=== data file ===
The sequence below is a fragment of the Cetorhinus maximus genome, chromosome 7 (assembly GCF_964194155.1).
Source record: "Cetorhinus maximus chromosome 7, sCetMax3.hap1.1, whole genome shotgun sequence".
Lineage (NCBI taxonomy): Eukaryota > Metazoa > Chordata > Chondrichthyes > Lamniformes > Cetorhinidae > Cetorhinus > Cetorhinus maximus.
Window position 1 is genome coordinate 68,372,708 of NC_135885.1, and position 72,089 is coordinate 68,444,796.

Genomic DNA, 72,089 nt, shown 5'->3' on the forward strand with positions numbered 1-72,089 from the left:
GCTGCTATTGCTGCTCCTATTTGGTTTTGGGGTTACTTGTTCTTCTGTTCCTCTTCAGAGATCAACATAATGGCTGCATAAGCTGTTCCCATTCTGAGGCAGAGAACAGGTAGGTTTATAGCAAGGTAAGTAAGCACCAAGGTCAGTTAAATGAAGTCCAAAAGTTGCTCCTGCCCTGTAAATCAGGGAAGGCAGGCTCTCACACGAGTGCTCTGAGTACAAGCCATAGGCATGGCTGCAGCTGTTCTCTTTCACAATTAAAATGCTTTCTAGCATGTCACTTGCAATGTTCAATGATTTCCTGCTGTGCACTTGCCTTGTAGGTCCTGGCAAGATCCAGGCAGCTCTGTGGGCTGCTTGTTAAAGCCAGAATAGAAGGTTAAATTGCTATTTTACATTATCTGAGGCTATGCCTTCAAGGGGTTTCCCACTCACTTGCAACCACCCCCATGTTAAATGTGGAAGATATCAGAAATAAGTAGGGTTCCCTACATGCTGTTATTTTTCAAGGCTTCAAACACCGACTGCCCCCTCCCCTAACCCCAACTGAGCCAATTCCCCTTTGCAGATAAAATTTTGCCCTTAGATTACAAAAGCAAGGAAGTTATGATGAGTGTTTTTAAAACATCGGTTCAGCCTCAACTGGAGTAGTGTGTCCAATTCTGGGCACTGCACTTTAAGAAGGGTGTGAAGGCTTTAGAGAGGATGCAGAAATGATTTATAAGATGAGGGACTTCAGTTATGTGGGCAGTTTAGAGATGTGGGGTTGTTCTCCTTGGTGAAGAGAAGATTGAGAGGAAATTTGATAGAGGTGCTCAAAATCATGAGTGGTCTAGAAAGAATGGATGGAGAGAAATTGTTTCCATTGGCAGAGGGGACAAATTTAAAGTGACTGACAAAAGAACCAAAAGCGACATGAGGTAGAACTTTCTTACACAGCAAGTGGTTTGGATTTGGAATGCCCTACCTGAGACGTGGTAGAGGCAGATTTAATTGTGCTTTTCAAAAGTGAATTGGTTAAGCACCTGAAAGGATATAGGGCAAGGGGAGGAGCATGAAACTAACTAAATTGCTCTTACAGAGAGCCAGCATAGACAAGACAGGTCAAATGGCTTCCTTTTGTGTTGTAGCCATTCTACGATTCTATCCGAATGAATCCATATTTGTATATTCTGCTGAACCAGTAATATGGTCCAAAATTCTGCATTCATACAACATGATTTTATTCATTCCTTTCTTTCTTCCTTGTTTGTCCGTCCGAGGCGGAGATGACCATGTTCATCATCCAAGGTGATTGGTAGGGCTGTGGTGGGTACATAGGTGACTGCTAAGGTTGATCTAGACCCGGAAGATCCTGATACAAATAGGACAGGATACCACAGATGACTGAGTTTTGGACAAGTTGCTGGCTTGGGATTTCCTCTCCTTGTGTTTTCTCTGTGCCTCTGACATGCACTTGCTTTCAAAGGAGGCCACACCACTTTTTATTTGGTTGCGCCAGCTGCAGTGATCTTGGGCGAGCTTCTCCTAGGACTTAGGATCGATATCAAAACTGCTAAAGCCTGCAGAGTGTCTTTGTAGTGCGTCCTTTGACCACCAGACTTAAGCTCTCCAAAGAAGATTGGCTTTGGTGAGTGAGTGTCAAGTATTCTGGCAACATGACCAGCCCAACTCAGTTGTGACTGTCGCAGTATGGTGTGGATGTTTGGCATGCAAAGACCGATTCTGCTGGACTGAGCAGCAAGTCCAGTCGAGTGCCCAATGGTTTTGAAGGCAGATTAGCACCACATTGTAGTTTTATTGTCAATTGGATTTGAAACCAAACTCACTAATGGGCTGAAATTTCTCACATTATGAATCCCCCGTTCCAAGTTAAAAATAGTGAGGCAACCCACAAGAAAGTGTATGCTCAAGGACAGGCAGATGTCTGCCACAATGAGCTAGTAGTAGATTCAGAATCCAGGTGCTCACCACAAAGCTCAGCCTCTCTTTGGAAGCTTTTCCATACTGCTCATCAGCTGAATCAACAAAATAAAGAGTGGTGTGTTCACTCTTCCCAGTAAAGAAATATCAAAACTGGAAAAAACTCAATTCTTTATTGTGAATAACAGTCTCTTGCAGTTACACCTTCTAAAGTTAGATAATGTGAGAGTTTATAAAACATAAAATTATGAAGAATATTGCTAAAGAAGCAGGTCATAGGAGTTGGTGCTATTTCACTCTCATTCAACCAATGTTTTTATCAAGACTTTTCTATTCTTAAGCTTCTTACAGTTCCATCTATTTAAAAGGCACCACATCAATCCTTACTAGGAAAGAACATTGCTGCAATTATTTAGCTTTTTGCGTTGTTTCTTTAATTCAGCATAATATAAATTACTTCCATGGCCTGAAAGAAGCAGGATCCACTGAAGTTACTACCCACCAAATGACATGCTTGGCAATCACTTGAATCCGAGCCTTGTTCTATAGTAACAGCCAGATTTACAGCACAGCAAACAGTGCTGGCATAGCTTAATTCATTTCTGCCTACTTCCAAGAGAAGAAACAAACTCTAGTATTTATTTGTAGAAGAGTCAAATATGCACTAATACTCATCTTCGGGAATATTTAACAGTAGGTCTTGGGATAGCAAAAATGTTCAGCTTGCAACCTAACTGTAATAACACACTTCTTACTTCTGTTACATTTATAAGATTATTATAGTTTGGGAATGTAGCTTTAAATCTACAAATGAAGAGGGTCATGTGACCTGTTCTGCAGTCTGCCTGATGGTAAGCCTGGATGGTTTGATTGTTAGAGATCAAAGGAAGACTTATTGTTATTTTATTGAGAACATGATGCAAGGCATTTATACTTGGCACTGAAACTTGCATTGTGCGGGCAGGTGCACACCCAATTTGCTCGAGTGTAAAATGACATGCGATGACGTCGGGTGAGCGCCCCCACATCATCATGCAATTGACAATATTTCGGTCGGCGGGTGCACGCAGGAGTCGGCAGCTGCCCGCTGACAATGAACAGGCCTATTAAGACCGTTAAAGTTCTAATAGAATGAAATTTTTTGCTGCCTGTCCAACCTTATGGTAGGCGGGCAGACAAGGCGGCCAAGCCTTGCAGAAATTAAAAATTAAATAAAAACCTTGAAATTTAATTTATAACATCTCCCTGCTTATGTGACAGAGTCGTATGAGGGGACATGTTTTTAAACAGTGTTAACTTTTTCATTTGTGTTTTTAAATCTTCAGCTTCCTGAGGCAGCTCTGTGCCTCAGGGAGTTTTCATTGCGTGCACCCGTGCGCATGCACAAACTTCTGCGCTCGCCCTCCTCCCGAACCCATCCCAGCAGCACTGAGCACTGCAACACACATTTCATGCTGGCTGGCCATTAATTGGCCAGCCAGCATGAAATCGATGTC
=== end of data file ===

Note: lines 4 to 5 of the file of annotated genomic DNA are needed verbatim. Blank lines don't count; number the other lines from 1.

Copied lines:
Window position 1 is genome coordinate 68,372,708 of NC_135885.1, and position 72,089 is coordinate 68,444,796.

Genomic DNA, 72,089 nt, shown 5'->3' on the forward strand with positions numbered 1-72,089 from the left: